Whether your dog is a large, Standard Poodle or a smaller, Miniature Poodle there are medical conditions and health problems that your poodle is at-risk for. Understanding these health concerns and how they impact your pup can help you to better prepare and give your dog the care they need.
1. Eye Problems and Vision Loss in Poodles
Eye conditions are prevalent among the poodle breed and most of the eye issues are hereditary. Progressive Retinal Atrophy, optic nerve hypoplasia, and cataracts are just a few of the eye problems common among poodles. Read on to learn more about each of these eye conditions and how they can impact your dog:
Progressive Retinal Atrophy (PRA)
PRA is a serious eye condition that causes blindness in both eyes. Poodles with Progressive Retinal Atrophy will experience gradual loss of vision, luckily PRA is painless. There is no cure for PRA in dogs, however since the vision loss occurs slowly most dogs will adjust easily to their change in eyesight.
Optic Nerve Hypoplasia
Dogs with optic nerve hypoplasia will experience varying degrees of vision loss. Optic nerve hypoplasia can occur in one or both eyes of a poodle. Dogs whose optic nerve is severely compromised will most likely be diagnosed at a very young age. Milder cases of optic nerve hypoplasia may take longer to be caught.
Cataracts & Juvenile Cataracts
Cataracts are a common eye condition in poodles. Poodles, along with 30 other dog breeds are at risk genetically for the condition, other common causes of cataracts in dogs include: diabetes, malnourishment, and past eye trauma. When a cataract forms on a dog’s eye there is a distinguishable, cloudiness to the dog’s eye lens. Female poodles are at a higher risk for diabetes which makes them more likely to develop diabetic cataracts.
Epilepsy and seizures are common among Poodles, in fact Standard Poodles are genetically predisposed to epilepsy. If both poodle parents carry the recessive gene, they can pass the condition on to their puppies. Most poodles will experience a focal or partial seizure which is less traumatic than a seizure that impacts both sides of the brain. Most poodle seizures are fairly short and typically last one to three minutes. After a seizure a poodle may appear disoriented and tired, but will most likely maintain consciousness throughout the seizure.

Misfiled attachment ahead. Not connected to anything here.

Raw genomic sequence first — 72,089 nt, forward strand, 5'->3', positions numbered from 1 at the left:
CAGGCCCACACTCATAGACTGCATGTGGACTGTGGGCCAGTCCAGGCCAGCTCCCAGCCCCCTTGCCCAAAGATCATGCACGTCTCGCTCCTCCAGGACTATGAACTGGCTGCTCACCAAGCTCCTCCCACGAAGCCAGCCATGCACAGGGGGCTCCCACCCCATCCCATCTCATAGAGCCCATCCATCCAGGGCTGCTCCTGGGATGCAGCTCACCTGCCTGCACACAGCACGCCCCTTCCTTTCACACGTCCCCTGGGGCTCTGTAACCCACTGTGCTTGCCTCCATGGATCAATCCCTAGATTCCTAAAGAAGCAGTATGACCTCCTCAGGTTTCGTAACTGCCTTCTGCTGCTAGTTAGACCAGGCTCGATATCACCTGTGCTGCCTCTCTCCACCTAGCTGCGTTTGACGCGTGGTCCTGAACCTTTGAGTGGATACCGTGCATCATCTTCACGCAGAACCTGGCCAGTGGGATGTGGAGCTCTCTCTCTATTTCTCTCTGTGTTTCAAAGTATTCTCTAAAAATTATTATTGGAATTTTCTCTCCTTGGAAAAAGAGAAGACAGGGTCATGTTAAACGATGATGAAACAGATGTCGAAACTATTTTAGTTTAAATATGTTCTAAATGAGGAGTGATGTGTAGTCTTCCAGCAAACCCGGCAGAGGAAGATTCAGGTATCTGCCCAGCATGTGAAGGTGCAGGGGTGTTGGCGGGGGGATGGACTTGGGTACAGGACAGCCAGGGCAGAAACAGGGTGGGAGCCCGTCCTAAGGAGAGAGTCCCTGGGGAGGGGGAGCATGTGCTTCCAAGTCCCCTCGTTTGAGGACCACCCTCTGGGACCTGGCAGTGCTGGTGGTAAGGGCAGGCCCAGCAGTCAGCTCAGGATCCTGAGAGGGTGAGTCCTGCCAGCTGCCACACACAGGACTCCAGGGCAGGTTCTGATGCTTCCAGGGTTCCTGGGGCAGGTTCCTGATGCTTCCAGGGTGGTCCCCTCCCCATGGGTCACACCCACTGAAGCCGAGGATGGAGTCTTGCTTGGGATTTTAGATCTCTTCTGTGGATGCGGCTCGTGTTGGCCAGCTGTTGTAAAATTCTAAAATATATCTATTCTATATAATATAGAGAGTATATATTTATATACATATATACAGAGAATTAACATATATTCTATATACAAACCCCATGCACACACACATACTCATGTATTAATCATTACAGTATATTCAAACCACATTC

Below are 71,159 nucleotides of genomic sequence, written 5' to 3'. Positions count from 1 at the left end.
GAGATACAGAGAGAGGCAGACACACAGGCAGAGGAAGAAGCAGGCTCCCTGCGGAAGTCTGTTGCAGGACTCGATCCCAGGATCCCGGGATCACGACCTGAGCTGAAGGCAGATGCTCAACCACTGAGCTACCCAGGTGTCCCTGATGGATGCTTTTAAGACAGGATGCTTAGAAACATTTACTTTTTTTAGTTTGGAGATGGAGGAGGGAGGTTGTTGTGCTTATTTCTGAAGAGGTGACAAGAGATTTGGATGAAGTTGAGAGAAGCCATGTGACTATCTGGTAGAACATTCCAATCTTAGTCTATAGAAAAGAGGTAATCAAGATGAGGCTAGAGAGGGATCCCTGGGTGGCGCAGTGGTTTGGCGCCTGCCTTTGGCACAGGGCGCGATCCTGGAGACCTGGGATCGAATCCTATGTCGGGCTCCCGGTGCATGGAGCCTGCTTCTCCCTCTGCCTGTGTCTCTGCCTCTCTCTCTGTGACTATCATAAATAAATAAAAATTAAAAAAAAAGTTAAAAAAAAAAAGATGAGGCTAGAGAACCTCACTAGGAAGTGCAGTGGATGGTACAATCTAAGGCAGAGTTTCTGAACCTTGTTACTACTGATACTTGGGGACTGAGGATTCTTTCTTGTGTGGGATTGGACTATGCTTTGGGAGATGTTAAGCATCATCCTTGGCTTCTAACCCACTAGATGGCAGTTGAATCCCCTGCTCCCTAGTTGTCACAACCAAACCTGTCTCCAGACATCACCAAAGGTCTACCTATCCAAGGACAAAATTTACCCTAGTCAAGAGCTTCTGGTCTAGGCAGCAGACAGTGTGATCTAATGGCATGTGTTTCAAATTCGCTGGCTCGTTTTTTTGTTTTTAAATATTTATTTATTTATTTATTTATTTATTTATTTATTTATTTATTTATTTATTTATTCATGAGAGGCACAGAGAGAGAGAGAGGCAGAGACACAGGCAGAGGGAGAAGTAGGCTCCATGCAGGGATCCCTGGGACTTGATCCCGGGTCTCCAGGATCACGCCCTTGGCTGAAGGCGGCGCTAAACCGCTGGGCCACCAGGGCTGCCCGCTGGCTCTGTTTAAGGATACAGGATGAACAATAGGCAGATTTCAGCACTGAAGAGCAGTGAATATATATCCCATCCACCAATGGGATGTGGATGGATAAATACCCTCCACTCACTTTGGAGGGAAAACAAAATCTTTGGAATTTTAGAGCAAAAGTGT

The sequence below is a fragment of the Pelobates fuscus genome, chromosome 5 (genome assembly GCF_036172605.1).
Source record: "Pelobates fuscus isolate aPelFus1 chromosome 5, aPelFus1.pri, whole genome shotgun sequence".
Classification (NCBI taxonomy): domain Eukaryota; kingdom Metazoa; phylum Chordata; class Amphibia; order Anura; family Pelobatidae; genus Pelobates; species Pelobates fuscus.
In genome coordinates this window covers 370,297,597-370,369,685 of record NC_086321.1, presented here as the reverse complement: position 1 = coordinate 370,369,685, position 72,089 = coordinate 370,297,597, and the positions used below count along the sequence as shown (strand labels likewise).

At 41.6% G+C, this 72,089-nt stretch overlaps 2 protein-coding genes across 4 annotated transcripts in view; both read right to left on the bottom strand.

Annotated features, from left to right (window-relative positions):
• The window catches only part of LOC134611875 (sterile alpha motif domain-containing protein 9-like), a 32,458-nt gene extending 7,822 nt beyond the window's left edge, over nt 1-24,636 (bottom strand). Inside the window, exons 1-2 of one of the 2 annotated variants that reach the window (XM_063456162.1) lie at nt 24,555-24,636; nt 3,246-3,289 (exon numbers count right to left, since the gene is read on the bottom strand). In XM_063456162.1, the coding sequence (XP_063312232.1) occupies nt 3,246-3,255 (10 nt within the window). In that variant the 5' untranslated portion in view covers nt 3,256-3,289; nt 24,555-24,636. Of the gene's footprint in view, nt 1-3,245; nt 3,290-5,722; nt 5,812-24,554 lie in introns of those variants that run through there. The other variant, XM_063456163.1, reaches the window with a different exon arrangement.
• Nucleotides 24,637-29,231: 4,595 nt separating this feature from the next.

3. Poodle Leg and Joint Problems
There is a range of leg and joint conditions that can impact a poodle’s mobility. Signs of a luxating patella or hip dysplasia may be apparent at a young age and worsen as a poodle gets older. Here are some of the most common leg issues in poodles:
Knee problems are prevalent in all poodles, including the Toy Poodle, Miniature Poodle, and Standard Poodle. A patellar luxation occurs when a poodle’s kneecap slips out of position before correcting itself. A poodle with a luxating patella will often stretch their back leg behind them while walking to reposition the kneecap.
A recent study by the Orthopedic Foundation of Animals found that 11.9% of all poodles experience some level of hip dysplasia. Poodles with hip dysplasia may show the following symptoms:
- Swaying side-to-side while walking
- Less active or willing to exercise
- Hips become painful to touch
- A poodle with a hip subluxation may experience clicking or popping of the joint while they walk
- Show signs of atrophy and muscle loss in the hind legs
Once hip dysplasia is present and detected by your veterinarian the dysplasia is irreversible and will worsen as the dog gets older. There are treatments available to lessen the impact on a poodle’s mobility and lessen hip pain.
Legg-Calve-Perthes Disease is a painful hip condition that impacts young Toy Poodles. Dogs with this condition have a brittle femoral head that can lead to hip fractures. Most dogs with the condition are under nine months old when the hip fracture occurs.
A poodle with bloat will have their stomach expand and extend far beyond its normal capacity. Dogs with a bloated stomach will experience intense stomach pain. Additionally while the stomach is extended the dog’s stomach can twist and rotate to cut off its blood supply and trap gas inside the stomach. This can quickly become life threatening, a dog with a twisted stomach can die within a few hours if medical intervention does not occur quickly. Bloat, or gastric dilatation-volvulus, is the second most common cause of death in large dog breeds.
5. Addison’s Disease
In poodles a diagnosis of Addison’s Disease needs to be taken seriously. This is a serious condition and requires immediate medical care. Addison’s Disease is an adrenal condition that limits a poodle’s ability to produce the natural hormones a dog requires to regulate their internal organs. Without these necessary steroids the dog’s body deteriorates which can lead to serious medical issues.
Since symptoms of Addison’s Disease can be sporadic, the condition can be difficult to diagnose in a Standard Poodle. Luckily, once the disease has been diagnosed, it is treatable.